Jesse Mulligan, 1–4pm for Wednesday 31 August 2016
1:10 The Millennial Whoop
A musical idiosyncracy explained.
Did this song start the Millennial Whoop?
1:15 Tax crackdown on Apple
A three-year investigation by the European Competition Commission, has ruled that Apple should pay up to €13bn in back taxes. The Commision said Ireland had enabled Apple to pay substantially less than other businesses, in effect paying a corporate tax rate of no more than one per cent.
Large multinationals like Apple and Facebook have also been criticised here for paying virtually no tax despite making billions in New Zealand.
Adrian Sawyer is a professor of taxation and research director at the College of Business and Law, University of Canterbury - he discusses the latest moves to crack down on tax loopholes.
1:25 Russell Baillie reviews Chasing Great
NZ Herald reviewer, Russell Baillie gives his verdict on Chasing Great.
1:35 Sound Archives: Lord Ernest Rutherford
Yesterday was the 145th birthday of Lord Ernest Rutherford, who was born near Nelson in 1871. He is of course the man on the $100 note and 'the father of nuclear physics' who was awarded the Nobel prize in Chemistry in 1908.
Last weekend saw the re-opening of "Rutherford's Den", the cupboard-below-the-stairs where he carried out some of his earliest experiments at Canterbury University College in Christchurch. This is now a fully-fledged interactive science exhibit about the man and his discoveries.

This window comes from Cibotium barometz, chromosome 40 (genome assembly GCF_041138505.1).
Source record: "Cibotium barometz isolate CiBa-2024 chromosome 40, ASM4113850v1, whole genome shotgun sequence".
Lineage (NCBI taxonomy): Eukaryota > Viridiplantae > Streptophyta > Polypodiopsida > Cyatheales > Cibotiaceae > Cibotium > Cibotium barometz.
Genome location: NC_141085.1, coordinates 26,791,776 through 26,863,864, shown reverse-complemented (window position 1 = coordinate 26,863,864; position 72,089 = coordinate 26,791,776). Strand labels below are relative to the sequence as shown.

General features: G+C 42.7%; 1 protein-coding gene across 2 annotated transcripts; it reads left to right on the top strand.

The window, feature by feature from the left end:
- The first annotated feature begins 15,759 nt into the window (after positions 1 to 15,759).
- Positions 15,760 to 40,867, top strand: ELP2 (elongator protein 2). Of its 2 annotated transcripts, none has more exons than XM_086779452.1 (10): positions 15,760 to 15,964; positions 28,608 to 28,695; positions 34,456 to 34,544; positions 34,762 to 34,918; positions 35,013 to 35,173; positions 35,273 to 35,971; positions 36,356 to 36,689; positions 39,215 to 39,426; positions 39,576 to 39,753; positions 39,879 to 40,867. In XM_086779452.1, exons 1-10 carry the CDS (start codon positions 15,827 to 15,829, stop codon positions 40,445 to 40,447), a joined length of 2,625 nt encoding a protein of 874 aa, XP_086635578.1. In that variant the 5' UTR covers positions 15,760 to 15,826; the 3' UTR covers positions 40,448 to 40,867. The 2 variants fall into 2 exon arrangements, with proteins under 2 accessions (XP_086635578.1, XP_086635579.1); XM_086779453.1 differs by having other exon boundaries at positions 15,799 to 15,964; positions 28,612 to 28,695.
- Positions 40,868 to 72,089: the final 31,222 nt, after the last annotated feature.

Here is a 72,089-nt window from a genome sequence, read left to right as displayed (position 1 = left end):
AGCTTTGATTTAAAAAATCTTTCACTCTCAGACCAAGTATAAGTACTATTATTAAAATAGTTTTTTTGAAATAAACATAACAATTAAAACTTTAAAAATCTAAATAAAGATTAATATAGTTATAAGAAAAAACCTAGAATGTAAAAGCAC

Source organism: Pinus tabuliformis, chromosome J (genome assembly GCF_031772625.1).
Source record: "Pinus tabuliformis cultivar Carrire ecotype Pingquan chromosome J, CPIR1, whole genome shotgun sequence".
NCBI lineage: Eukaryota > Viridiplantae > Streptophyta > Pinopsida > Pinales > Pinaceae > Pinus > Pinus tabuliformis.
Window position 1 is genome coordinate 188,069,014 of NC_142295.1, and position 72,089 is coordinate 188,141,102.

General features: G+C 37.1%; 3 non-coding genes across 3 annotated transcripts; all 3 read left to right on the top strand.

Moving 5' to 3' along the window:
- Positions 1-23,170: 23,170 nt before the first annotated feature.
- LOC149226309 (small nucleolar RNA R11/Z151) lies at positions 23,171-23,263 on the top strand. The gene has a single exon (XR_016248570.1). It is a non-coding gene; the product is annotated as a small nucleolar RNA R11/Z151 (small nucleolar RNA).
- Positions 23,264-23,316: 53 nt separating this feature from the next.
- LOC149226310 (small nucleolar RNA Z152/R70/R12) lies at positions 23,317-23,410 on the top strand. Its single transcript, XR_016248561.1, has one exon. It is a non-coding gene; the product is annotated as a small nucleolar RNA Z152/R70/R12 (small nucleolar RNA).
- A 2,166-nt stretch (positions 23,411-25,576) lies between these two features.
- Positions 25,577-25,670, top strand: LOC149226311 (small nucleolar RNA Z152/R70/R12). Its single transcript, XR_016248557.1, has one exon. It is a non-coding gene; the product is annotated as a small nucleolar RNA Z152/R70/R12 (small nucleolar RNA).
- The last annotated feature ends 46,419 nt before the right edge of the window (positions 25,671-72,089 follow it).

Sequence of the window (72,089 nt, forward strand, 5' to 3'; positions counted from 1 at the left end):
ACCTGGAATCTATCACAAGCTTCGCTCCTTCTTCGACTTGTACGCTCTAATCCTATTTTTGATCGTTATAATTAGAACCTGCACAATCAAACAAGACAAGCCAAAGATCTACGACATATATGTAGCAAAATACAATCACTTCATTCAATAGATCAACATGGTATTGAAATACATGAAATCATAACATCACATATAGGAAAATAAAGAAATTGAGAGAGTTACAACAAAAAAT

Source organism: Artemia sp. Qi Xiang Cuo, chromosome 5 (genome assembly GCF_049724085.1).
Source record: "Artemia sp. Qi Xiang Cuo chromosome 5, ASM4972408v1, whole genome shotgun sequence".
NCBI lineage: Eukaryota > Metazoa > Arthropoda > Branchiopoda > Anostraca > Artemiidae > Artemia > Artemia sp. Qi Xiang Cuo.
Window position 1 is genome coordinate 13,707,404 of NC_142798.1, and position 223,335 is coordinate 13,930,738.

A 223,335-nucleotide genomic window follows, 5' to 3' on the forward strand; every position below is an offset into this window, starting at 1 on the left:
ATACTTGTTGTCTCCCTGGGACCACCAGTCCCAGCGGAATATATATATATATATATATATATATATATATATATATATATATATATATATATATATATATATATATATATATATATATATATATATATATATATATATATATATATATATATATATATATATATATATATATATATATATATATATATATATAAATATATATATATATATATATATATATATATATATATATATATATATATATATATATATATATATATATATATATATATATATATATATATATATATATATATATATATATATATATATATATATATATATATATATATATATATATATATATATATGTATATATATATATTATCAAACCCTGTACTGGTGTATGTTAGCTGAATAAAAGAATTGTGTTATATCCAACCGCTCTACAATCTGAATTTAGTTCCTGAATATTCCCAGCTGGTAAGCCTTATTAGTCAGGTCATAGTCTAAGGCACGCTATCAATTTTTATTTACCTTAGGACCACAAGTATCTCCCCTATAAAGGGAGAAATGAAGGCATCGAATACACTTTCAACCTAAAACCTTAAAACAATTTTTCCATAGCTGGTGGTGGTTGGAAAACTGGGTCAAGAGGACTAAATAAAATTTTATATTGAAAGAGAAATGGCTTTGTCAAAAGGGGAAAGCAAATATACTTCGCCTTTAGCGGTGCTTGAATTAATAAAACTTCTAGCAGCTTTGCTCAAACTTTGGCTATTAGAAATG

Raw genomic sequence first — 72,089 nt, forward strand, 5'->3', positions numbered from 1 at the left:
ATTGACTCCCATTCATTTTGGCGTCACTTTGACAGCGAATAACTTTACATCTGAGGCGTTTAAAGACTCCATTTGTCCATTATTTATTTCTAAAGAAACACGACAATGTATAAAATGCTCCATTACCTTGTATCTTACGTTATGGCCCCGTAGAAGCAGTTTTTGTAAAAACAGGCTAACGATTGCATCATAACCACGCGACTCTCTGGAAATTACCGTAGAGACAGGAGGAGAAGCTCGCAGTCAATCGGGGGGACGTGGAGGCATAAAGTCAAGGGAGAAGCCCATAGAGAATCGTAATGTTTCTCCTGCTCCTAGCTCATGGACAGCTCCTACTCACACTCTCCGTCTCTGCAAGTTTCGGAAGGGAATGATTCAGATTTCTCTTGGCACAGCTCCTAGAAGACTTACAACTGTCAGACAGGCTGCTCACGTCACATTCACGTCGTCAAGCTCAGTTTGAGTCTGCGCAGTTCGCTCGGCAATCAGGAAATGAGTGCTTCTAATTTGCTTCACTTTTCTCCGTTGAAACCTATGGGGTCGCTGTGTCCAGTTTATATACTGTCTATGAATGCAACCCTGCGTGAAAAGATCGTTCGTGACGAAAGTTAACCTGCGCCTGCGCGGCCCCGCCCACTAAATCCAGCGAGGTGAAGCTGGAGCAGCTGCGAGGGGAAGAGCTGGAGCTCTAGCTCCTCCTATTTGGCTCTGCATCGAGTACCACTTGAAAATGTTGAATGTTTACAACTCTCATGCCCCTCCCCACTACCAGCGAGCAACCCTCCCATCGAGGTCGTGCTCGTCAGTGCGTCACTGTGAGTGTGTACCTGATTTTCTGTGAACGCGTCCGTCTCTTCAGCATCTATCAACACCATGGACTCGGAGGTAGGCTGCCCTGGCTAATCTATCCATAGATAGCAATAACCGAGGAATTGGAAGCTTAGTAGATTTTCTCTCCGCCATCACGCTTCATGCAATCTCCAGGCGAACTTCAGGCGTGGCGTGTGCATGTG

Sarah Johnston from Ngā Taonga Sound & Vision is hear today to tell us about it and play some recordings from the sound archives, including the man himself.
1:40 Favourite album: Red, Hot and Blue, the Cole Porter tribute album
2:20 Bookmarks with David Hedley
Our guest on today's edition of Bookmarks is one of the few remaining independent booksellers in New Zealand. David Hedley's Masterton shop specialises in New Zealand history, biography, and art books, especially those pertaining to Wairarapa and the town of Masterton. They also have a niche publishing division HEDLEY BOOKS which has produced a diverse range of material including many volumes on the history of popular music.
David Hedley talks about his long connection to music and the books which accompany it.
3:10 Why You Love Music
Science tells us music is not only the food of love, it can make wine taste better, loosen your pocketbook and relieve pain.
Physics professor John Powell, who also has a master's degree in music composition, looks at the science of music in his new book, Why You Love Music.
He explains the latest psychological and sociological studies that look everything from why some music gives us shivers, to how music can heal us.
3:35 RNZ Eyewitness
3:45 The Panel Pre-Show